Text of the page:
UK vets are continuing their call for a repeal of Section 1 of the Dangerous Dogs Act (1991) in their updated position on the Dangerous Dogs Act and dog control.
Ahead of the legislation’s 30th anniversary later this summer, the British Veterinary Association and the British Small Animal Veterinary Association are urging government to adopt an evidence-based ‘deed-not-breed’ approach to dog control legislation for the sake of public safety and animal health and welfare.
Section 1 is an example of breed-specific legislation, which prohibits the ownership of certain breed types that are perceived to pose a risk to public safety. These include the pit bull terrier, Japanese tosa, dogo Argentino and fila Brasileiro.
The two veterinary associations say research has found no reduction in the incidence of aggressive behaviour and dog-biting incidents since the Act was introduced, and vets are concerned that defining particular breeds as ‘dangerous’ can lead to a lack of emphasis on the role of responsible ownership in preventing canine aggression.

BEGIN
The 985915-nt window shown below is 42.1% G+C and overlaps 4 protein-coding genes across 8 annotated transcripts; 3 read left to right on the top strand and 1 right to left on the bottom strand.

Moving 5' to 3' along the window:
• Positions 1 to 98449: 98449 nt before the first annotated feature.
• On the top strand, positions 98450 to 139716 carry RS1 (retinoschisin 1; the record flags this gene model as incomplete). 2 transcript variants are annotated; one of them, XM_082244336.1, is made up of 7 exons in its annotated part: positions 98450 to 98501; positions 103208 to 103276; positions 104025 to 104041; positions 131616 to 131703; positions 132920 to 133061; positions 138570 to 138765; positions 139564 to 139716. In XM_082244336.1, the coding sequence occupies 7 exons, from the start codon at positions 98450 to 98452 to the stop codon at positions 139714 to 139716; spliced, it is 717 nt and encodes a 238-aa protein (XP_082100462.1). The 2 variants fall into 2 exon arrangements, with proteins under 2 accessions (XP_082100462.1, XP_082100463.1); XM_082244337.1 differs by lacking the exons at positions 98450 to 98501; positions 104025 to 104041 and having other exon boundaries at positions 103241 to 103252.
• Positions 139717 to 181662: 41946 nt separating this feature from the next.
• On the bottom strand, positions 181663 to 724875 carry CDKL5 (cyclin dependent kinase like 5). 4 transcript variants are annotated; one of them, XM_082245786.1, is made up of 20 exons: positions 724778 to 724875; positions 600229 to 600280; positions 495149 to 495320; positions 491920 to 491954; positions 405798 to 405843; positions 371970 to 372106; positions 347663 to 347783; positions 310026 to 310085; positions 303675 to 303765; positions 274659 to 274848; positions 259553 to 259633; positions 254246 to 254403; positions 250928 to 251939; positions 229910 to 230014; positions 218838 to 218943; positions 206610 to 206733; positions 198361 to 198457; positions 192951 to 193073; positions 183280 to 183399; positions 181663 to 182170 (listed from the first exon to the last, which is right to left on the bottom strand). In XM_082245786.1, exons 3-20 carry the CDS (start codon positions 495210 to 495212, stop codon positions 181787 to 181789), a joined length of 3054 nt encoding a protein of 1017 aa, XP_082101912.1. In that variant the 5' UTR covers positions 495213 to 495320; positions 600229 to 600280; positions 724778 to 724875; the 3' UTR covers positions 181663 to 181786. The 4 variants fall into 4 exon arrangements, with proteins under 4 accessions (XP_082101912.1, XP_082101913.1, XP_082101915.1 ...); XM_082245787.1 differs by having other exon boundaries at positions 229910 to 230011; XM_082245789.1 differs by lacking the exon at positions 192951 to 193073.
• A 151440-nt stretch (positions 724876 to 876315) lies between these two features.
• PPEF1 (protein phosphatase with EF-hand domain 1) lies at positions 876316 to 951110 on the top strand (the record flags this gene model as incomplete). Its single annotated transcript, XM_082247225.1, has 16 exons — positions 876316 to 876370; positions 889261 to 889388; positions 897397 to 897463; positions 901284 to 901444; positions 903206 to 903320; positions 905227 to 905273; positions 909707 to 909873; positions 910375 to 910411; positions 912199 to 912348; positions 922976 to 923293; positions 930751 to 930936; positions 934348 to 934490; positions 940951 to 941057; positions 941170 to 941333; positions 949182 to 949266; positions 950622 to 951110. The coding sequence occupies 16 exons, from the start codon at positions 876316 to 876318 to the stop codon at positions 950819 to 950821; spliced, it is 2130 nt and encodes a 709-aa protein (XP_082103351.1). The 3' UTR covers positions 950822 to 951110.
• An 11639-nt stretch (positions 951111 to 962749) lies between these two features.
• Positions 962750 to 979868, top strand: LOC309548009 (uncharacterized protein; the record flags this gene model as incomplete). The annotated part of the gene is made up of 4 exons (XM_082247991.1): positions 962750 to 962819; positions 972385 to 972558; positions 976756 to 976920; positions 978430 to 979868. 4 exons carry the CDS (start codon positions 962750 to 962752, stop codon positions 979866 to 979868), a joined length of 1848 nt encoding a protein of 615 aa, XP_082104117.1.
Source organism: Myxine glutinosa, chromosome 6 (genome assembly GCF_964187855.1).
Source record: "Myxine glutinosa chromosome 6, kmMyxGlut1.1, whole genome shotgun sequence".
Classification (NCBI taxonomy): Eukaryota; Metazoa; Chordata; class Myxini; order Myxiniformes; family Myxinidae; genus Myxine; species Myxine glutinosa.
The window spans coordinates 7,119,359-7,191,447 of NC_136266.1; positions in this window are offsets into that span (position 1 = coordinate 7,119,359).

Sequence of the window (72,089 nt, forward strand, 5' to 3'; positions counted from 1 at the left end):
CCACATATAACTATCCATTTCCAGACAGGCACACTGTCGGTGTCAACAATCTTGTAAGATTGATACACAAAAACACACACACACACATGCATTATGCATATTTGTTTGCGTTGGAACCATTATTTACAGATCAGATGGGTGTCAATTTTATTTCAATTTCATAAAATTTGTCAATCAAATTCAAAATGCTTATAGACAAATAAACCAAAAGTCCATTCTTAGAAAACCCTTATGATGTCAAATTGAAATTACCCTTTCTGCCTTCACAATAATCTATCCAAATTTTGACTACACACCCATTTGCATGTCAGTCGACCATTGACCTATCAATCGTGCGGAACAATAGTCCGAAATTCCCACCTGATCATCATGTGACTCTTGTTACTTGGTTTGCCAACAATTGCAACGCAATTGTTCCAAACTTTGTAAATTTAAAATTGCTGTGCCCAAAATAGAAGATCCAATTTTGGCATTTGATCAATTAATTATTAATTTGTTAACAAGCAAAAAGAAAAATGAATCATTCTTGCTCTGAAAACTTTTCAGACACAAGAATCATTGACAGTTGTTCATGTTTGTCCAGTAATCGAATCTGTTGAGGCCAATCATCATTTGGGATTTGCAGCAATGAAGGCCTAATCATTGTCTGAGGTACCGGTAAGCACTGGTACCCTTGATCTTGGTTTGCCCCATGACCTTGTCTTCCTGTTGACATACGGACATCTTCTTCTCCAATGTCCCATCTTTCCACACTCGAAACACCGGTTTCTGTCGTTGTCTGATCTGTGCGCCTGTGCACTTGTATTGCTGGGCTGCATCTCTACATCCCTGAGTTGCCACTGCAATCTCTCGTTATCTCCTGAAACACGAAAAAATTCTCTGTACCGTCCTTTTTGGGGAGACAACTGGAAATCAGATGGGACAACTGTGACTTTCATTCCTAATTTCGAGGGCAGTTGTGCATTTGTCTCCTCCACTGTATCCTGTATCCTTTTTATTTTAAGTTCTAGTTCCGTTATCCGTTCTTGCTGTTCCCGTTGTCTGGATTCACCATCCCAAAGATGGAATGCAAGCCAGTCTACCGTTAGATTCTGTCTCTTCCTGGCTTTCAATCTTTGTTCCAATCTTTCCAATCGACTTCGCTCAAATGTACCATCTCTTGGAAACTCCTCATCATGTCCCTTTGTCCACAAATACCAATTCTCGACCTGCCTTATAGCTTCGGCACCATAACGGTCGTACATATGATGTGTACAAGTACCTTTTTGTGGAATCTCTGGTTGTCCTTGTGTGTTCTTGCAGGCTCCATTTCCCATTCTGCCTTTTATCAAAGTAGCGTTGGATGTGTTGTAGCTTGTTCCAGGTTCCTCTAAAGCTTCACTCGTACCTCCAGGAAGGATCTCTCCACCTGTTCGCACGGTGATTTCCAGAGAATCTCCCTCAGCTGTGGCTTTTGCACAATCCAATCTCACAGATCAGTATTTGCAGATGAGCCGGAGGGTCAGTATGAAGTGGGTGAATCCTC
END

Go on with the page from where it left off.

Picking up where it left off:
There are also concerns about the potential negative welfare impacts on dogs that are seized if they are suspected of being a prohibited breed type.
Instead, they would like to see a centralised dog biting incident database; effective enforcement and consolidation of existing dog control legislation across the UK; the repeal of Section 1 of the Dangerous Dogs Act; and promotion of safe dog-human interactions and responsible ownership through education and campaigns.
BVA senior vice president Daniella Dos Santos said: “We have long campaigned for a total overhaul of the 1991 Dangerous Dogs Act because it targets specific breeds rather than deeds and gives a false impression that dogs not on the banned list are ‘safe’…
“We would like to see robust, fit-for-purpose legislation that effectively tackles individual acts of aggression and irresponsible ownership, rather than banning entire breeds. We’ll be writing to the Home Office and Defra and will be joining up with other campaign organisations in the lead-up to the Act’s 30th anniversary in August to push for effective, evidence-based solutions.”
BSAVA president Sheldon Middleton added: “Members of the veterinary professions are perhaps more aware than most that any dog can be aggressive, regardless of breed.
“Canine aggression and dog biting incidents should be viewed as complex public health and social issues, which require a range of prevention strategies including additional research into aggression, the setting up of a centralised dog bite incident database, and education programmes to promote responsible ownership.”